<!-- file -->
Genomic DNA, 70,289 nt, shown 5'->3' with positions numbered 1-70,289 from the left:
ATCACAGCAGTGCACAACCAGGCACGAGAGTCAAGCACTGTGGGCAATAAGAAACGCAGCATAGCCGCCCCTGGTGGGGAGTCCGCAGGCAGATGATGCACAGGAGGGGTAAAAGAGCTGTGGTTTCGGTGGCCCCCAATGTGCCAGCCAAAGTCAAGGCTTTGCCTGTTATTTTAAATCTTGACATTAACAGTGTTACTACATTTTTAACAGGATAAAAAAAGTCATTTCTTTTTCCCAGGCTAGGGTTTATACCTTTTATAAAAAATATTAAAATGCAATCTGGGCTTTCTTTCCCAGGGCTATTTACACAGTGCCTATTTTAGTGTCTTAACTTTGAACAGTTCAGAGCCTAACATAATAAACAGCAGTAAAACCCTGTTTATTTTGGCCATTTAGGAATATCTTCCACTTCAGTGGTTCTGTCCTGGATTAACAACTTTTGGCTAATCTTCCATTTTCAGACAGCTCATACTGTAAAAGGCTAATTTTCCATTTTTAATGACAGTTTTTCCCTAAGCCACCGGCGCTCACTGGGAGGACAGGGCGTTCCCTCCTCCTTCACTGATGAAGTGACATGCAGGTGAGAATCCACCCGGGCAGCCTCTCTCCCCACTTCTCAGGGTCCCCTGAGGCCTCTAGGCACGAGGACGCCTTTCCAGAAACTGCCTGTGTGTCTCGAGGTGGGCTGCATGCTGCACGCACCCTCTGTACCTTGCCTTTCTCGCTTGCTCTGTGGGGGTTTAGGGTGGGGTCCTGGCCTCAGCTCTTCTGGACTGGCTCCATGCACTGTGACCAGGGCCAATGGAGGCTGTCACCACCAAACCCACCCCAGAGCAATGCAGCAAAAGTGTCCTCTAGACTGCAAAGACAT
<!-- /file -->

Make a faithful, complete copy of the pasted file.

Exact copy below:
Genomic DNA, 70,289 nt, shown 5'->3' with positions numbered 1-70,289 from the left:
ATCACAGCAGTGCACAACCAGGCACGAGAGTCAAGCACTGTGGGCAATAAGAAACGCAGCATAGCCGCCCCTGGTGGGGAGTCCGCAGGCAGATGATGCACAGGAGGGGTAAAAGAGCTGTGGTTTCGGTGGCCCCCAATGTGCCAGCCAAAGTCAAGGCTTTGCCTGTTATTTTAAATCTTGACATTAACAGTGTTACTACATTTTTAACAGGATAAAAAAAGTCATTTCTTTTTCCCAGGCTAGGGTTTATACCTTTTATAAAAAATATTAAAATGCAATCTGGGCTTTCTTTCCCAGGGCTATTTACACAGTGCCTATTTTAGTGTCTTAACTTTGAACAGTTCAGAGCCTAACATAATAAACAGCAGTAAAACCCTGTTTATTTTGGCCATTTAGGAATATCTTCCACTTCAGTGGTTCTGTCCTGGATTAACAACTTTTGGCTAATCTTCCATTTTCAGACAGCTCATACTGTAAAAGGCTAATTTTCCATTTTTAATGACAGTTTTTCCCTAAGCCACCGGCGCTCACTGGGAGGACAGGGCGTTCCCTCCTCCTTCACTGATGAAGTGACATGCAGGTGAGAATCCACCCGGGCAGCCTCTCTCCCCACTTCTCAGGGTCCCCTGAGGCCTCTAGGCACGAGGACGCCTTTCCAGAAACTGCCTGTGTGTCTCGAGGTGGGCTGCATGCTGCACGCACCCTCTGTACCTTGCCTTTCTCGCTTGCTCTGTGGGGGTTTAGGGTGGGGTCCTGGCCTCAGCTCTTCTGGACTGGCTCCATGCACTGTGACCAGGGCCAATGGAGGCTGTCACCACCAAACCCACCCCAGAGCAATGCAGCAAAAGTGTCCTCTAGACTGCAAAGACAT